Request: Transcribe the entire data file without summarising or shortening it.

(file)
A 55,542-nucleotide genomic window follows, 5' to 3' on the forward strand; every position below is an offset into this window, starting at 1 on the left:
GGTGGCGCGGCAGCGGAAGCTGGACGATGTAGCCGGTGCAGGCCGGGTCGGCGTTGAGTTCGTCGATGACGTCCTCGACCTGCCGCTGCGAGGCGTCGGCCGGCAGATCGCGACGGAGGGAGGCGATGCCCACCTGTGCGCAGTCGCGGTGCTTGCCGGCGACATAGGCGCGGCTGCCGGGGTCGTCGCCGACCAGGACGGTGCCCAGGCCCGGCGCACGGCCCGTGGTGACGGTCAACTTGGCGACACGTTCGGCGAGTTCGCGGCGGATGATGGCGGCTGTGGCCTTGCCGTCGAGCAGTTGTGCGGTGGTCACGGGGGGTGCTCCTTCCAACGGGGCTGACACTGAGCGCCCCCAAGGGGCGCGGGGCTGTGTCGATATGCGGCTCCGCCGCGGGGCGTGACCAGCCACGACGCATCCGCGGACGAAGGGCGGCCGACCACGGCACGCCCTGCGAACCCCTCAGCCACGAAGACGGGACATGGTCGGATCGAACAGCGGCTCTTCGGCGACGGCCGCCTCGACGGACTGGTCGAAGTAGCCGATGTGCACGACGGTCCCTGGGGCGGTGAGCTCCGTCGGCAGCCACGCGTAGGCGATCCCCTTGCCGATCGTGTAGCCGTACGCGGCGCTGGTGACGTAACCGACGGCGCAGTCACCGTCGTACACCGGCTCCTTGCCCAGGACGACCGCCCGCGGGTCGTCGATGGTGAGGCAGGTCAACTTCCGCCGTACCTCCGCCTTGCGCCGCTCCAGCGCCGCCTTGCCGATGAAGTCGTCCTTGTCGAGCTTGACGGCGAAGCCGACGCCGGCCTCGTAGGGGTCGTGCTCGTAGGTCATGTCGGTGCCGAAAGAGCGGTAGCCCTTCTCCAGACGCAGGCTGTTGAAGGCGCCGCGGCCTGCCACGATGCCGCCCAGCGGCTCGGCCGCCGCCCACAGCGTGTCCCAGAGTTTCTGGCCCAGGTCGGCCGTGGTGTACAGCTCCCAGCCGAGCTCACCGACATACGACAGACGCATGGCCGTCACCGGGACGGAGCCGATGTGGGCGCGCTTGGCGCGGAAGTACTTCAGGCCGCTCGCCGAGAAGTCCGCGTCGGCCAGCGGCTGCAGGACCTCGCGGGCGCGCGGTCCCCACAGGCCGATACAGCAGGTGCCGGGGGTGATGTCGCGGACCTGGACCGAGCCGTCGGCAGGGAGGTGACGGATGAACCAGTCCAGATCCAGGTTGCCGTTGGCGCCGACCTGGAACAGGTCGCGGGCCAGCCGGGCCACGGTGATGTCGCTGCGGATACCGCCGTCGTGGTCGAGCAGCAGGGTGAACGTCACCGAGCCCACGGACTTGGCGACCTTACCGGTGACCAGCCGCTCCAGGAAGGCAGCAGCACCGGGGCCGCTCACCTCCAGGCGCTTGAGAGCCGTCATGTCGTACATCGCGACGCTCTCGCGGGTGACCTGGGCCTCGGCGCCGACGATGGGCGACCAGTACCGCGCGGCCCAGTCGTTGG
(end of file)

A 55,542-nucleotide genomic window follows, 5' to 3' on the forward strand; every position below is an offset into this window, starting at 1 on the left:
GGTGGCGCGGCAGCGGAAGCTGGACGATGTAGCCGGTGCAGGCCGGGTCGGCGTTGAGTTCGTCGATGACGTCCTCGACCTGCCGCTGCGAGGCGTCGGCCGGCAGATCGCGACGGAGGGAGGCGATGCCCACCTGTGCGCAGTCGCGGTGCTTGCCGGCGACATAGGCGCGGCTGCCGGGGTCGTCGCCGACCAGGACGGTGCCCAGGCCCGGCGCACGGCCCGTGGTGACGGTCAACTTGGCGACACGTTCGGCGAGTTCGCGGCGGATGATGGCGGCTGTGGCCTTGCCGTCGAGCAGTTGTGCGGTGGTCACGGGGGGTGCTCCTTCCAACGGGGCTGACACTGAGCGCCCCCAAGGGGCGCGGGGCTGTGTCGATATGCGGCTCCGCCGCGGGGCGTGACCAGCCACGACGCATCCGCGGACGAAGGGCGGCCGACCACGGCACGCCCTGCGAACCCCTCAGCCACGAAGACGGGACATGGTCGGATCGAACAGCGGCTCTTCGGCGACGGCCGCCTCGACGGACTGGTCGAAGTAGCCGATGTGCACGACGGTCCCTGGGGCGGTGAGCTCCGTCGGCAGCCACGCGTAGGCGATCCCCTTGCCGATCGTGTAGCCGTACGCGGCGCTGGTGACGTAACCGACGGCGCAGTCACCGTCGTACACCGGCTCCTTGCCCAGGACGACCGCCCGCGGGTCGTCGATGGTGAGGCAGGTCAACTTCCGCCGTACCTCCGCCTTGCGCCGCTCCAGCGCCGCCTTGCCGATGAAGTCGTCCTTGTCGAGCTTGACGGCGAAGCCGACGCCGGCCTCGTAGGGGTCGTGCTCGTAGGTCATGTCGGTGCCGAAAGAGCGGTAGCCCTTCTCCAGACGCAGGCTGTTGAAGGCGCCGCGGCCTGCCACGATGCCGCCCAGCGGCTCGGCCGCCGCCCACAGCGTGTCCCAGAGTTTCTGGCCCAGGTCGGCCGTGGTGTACAGCTCCCAGCCGAGCTCACCGACATACGACAGACGCATGGCCGTCACCGGGACGGAGCCGATGTGGGCGCGCTTGGCGCGGAAGTACTTCAGGCCGCTCGCCGAGAAGTCCGCGTCGGCCAGCGGCTGCAGGACCTCGCGGGCGCGCGGTCCCCACAGGCCGATACAGCAGGTGCCGGGGGTGATGTCGCGGACCTGGACCGAGCCGTCGGCAGGGAGGTGACGGATGAACCAGTCCAGATCCAGGTTGCCGTTGGCGCCGACCTGGAACAGGTCGCGGGCCAGCCGGGCCACGGTGATGTCGCTGCGGATACCGCCGTCGTGGTCGAGCAGCAGGGTGAACGTCACCGAGCCCACGGACTTGGCGACCTTACCGGTGACCAGCCGCTCCAGGAAGGCAGCAGCACCGGGGCCGCTCACCTCCAGGCGCTTGAGAGCCGTCATGTCGTACATCGCGACGCTCTCGCGGGTGACCTGGGCCTCGGCGCCGACGATGGGCGACCAGTACCGCGCGGCCCAGTCGTTGG